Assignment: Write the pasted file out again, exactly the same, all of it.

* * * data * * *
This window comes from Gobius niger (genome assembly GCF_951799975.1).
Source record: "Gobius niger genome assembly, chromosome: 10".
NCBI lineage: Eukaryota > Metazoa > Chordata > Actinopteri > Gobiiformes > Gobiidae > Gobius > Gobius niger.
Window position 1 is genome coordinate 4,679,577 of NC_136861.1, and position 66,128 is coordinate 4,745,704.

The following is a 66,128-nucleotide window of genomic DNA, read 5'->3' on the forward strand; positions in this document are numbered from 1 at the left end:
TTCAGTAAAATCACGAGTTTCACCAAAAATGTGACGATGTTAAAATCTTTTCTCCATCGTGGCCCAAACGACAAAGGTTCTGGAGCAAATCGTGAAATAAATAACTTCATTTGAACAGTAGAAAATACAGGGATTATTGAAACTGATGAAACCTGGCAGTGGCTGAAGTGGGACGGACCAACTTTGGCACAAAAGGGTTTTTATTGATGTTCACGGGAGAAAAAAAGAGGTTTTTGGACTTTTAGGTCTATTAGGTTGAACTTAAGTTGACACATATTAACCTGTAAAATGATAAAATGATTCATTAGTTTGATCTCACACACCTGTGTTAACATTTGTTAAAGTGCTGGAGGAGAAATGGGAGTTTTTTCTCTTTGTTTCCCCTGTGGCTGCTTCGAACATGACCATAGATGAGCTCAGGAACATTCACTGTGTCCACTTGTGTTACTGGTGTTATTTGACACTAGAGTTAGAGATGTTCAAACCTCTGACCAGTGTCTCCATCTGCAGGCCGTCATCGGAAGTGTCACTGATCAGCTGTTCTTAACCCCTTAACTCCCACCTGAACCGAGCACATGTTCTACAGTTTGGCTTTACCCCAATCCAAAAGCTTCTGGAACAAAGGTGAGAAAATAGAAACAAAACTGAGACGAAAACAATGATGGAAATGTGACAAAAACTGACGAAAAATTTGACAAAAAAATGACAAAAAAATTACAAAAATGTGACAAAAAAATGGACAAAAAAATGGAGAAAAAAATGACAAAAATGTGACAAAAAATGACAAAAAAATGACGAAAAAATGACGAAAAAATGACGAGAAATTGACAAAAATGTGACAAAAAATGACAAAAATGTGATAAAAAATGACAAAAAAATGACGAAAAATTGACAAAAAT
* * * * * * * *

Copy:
This window comes from Gobius niger (genome assembly GCF_951799975.1).
Source record: "Gobius niger genome assembly, chromosome: 10".
NCBI lineage: Eukaryota > Metazoa > Chordata > Actinopteri > Gobiiformes > Gobiidae > Gobius > Gobius niger.
Window position 1 is genome coordinate 4,679,577 of NC_136861.1, and position 66,128 is coordinate 4,745,704.

The following is a 66,128-nucleotide window of genomic DNA, read 5'->3' on the forward strand; positions in this document are numbered from 1 at the left end:
TTCAGTAAAATCACGAGTTTCACCAAAAATGTGACGATGTTAAAATCTTTTCTCCATCGTGGCCCAAACGACAAAGGTTCTGGAGCAAATCGTGAAATAAATAACTTCATTTGAACAGTAGAAAATACAGGGATTATTGAAACTGATGAAACCTGGCAGTGGCTGAAGTGGGACGGACCAACTTTGGCACAAAAGGGTTTTTATTGATGTTCACGGGAGAAAAAAAGAGGTTTTTGGACTTTTAGGTCTATTAGGTTGAACTTAAGTTGACACATATTAACCTGTAAAATGATAAAATGATTCATTAGTTTGATCTCACACACCTGTGTTAACATTTGTTAAAGTGCTGGAGGAGAAATGGGAGTTTTTTCTCTTTGTTTCCCCTGTGGCTGCTTCGAACATGACCATAGATGAGCTCAGGAACATTCACTGTGTCCACTTGTGTTACTGGTGTTATTTGACACTAGAGTTAGAGATGTTCAAACCTCTGACCAGTGTCTCCATCTGCAGGCCGTCATCGGAAGTGTCACTGATCAGCTGTTCTTAACCCCTTAACTCCCACCTGAACCGAGCACATGTTCTACAGTTTGGCTTTACCCCAATCCAAAAGCTTCTGGAACAAAGGTGAGAAAATAGAAACAAAACTGAGACGAAAACAATGATGGAAATGTGACAAAAACTGACGAAAAATTTGACAAAAAAATGACAAAAAAATTACAAAAATGTGACAAAAAAATGGACAAAAAAATGGAGAAAAAAATGACAAAAATGTGACAAAAAATGACAAAAAAATGACGAAAAAATGACGAAAAAATGACGAGAAATTGACAAAAATGTGACAAAAAATGACAAAAATGTGATAAAAAATGACAAAAAAATGACGAAAAATTGACAAAAAT